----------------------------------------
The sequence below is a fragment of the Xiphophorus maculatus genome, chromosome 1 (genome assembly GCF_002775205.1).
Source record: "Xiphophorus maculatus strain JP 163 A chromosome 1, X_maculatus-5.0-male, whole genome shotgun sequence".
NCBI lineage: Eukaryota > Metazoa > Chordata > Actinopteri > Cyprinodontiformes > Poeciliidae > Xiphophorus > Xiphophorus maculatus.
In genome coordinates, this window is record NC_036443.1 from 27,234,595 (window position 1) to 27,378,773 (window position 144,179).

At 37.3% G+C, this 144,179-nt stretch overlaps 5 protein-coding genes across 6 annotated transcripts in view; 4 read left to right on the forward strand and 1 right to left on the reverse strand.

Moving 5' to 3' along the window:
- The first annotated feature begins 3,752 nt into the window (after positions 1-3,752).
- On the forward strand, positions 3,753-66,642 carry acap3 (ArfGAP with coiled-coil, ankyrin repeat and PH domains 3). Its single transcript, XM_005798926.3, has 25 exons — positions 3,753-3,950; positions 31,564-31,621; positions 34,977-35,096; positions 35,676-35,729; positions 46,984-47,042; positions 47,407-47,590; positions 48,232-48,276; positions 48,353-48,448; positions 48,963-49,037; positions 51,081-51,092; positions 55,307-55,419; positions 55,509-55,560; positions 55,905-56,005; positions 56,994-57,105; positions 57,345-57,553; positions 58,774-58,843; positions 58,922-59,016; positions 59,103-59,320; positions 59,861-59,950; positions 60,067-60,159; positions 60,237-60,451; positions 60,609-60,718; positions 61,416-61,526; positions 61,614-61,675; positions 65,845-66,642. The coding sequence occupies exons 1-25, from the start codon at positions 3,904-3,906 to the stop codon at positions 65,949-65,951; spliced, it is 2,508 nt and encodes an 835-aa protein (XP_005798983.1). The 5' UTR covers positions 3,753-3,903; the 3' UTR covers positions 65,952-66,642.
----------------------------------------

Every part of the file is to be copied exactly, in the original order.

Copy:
The sequence below is a fragment of the Xiphophorus maculatus genome, chromosome 1 (genome assembly GCF_002775205.1).
Source record: "Xiphophorus maculatus strain JP 163 A chromosome 1, X_maculatus-5.0-male, whole genome shotgun sequence".
NCBI lineage: Eukaryota > Metazoa > Chordata > Actinopteri > Cyprinodontiformes > Poeciliidae > Xiphophorus > Xiphophorus maculatus.
In genome coordinates, this window is record NC_036443.1 from 27,234,595 (window position 1) to 27,378,773 (window position 144,179).

At 37.3% G+C, this 144,179-nt stretch overlaps 5 protein-coding genes across 6 annotated transcripts in view; 4 read left to right on the forward strand and 1 right to left on the reverse strand.

Moving 5' to 3' along the window:
- The first annotated feature begins 3,752 nt into the window (after positions 1-3,752).
- On the forward strand, positions 3,753-66,642 carry acap3 (ArfGAP with coiled-coil, ankyrin repeat and PH domains 3). Its single transcript, XM_005798926.3, has 25 exons — positions 3,753-3,950; positions 31,564-31,621; positions 34,977-35,096; positions 35,676-35,729; positions 46,984-47,042; positions 47,407-47,590; positions 48,232-48,276; positions 48,353-48,448; positions 48,963-49,037; positions 51,081-51,092; positions 55,307-55,419; positions 55,509-55,560; positions 55,905-56,005; positions 56,994-57,105; positions 57,345-57,553; positions 58,774-58,843; positions 58,922-59,016; positions 59,103-59,320; positions 59,861-59,950; positions 60,067-60,159; positions 60,237-60,451; positions 60,609-60,718; positions 61,416-61,526; positions 61,614-61,675; positions 65,845-66,642. The coding sequence occupies exons 1-25, from the start codon at positions 3,904-3,906 to the stop codon at positions 65,949-65,951; spliced, it is 2,508 nt and encodes an 835-aa protein (XP_005798983.1). The 5' UTR covers positions 3,753-3,903; the 3' UTR covers positions 65,952-66,642.